The New Consumers

Aug 20, 2012

The New Consumers

In the shadow of the Eurozone debt crisis, suppliers and buyers are facing anemic investment and commodity markets in both Europe and the US. However, emerging markets such as Brazil and India continue to develop rapidly.

Repeatedly posting positive growth, these emerging markets have become the new stars in global trade. If these relatively untapped markets represent expanding opportunities for businesses, then how lucrative are these markets, and what are the risks?

Surging consumer demand in emerging markets

The term ‘emerging market’ refers to a country in the process of transforming its national economic structure into a modern, market-based economy. Currently over ten countries can be classified as emerging markets. The largest among them are China, India, Indonesia, Brazil and Russia. Other important emerging-market economies include Mexico, Turkey, Argentina, Pakistan and Bangladesh.  

Rising demand will continue to fuel future growth in these markets. China’s consumption potential, for example, is unquestionable due to the sheer size of its consumer base. The country’s gross domestic product (GDP) has risen impressively over the last ten years, representing a doubling of GDP during that decade. In addition, according to figures from China’s National Bureau of Statistics of China, the Consumer Confidence Index between January and May of 2012 stood at over 100. In the first five months of this year, accumulated retail spending increased by 14.5% compared with the same period last year, reaching RMB$8,163 billion.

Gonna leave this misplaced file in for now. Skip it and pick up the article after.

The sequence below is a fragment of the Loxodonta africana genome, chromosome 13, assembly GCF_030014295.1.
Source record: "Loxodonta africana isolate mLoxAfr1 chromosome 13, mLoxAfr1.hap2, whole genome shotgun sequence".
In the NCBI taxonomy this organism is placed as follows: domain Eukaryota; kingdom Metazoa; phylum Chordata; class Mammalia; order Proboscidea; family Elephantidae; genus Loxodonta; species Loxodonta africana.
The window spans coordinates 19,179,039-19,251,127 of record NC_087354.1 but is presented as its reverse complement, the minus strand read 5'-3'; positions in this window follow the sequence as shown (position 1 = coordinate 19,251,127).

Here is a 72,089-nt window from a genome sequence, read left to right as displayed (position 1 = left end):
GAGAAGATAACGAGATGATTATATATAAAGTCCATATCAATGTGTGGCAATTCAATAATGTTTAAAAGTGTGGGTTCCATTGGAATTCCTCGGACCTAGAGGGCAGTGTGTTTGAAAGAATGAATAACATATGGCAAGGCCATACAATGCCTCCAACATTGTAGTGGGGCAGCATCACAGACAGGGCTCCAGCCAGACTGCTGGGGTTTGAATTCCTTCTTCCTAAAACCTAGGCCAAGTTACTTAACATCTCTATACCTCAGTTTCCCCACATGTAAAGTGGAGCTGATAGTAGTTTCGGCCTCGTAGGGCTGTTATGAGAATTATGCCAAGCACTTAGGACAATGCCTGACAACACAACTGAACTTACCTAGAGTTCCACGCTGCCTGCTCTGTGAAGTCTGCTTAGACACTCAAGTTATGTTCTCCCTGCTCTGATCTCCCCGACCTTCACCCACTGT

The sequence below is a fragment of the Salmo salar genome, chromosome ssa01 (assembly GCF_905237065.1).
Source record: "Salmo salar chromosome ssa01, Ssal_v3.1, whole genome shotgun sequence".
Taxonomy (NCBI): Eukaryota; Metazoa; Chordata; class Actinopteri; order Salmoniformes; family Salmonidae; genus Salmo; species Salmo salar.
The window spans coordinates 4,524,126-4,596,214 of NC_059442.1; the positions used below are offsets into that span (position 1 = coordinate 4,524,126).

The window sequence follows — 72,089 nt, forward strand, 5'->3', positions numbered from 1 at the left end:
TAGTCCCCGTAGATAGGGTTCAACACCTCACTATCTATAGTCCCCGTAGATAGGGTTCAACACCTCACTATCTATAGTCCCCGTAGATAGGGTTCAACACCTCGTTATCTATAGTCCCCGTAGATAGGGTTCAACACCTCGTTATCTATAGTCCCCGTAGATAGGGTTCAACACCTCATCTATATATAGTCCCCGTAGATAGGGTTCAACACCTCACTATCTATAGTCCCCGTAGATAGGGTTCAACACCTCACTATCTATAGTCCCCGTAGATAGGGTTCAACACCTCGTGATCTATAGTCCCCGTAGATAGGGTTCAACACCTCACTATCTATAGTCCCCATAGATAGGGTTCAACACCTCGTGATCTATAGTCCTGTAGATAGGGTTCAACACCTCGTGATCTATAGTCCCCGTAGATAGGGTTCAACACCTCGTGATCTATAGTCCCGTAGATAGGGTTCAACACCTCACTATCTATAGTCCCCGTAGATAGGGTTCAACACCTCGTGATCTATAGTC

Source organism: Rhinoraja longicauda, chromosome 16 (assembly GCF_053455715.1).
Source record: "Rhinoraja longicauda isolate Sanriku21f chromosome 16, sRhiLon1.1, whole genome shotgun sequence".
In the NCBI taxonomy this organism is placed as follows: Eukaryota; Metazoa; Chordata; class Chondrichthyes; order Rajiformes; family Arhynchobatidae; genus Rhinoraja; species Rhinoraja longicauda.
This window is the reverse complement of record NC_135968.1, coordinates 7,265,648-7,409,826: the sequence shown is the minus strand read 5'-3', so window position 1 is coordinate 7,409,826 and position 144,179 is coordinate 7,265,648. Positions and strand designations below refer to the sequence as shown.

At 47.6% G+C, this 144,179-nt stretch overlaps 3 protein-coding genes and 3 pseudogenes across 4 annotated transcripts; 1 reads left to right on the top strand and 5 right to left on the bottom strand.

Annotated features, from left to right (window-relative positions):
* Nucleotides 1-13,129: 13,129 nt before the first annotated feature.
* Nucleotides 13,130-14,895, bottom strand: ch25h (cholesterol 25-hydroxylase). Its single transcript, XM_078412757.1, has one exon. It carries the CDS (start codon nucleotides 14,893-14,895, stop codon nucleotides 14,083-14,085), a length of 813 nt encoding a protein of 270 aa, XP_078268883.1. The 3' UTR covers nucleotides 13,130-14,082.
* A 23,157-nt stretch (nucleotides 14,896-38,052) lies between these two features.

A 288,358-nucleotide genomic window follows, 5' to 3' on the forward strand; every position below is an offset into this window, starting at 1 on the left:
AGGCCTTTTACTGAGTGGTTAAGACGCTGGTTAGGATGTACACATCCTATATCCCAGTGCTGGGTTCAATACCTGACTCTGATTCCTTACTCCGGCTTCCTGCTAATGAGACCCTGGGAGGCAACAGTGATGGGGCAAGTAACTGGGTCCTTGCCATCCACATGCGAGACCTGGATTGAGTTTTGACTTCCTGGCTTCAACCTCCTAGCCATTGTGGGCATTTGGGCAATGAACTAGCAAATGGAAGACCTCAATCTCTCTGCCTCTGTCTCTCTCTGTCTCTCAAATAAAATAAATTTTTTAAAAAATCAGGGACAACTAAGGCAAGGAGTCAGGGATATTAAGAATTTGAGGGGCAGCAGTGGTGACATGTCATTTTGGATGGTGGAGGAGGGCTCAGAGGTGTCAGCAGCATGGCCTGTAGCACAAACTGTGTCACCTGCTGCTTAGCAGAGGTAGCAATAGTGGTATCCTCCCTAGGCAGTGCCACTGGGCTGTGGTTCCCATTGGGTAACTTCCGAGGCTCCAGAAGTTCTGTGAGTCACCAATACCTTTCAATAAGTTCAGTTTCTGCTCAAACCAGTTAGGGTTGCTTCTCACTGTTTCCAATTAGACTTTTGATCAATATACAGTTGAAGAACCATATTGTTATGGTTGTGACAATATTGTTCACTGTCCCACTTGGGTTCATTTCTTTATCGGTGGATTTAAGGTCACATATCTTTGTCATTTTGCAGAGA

With a population of 1.2 billion, India is not far behind. In 2011 alone, its imports were valued at approximately US$370 billion, a year-on-year increase of 22%. This makes India a potential gold mine for companies seeking to expand their global presence. Numerous businesses which are seeking to solidify their long-term strategic growth have identified India as a key location for increasing global market share.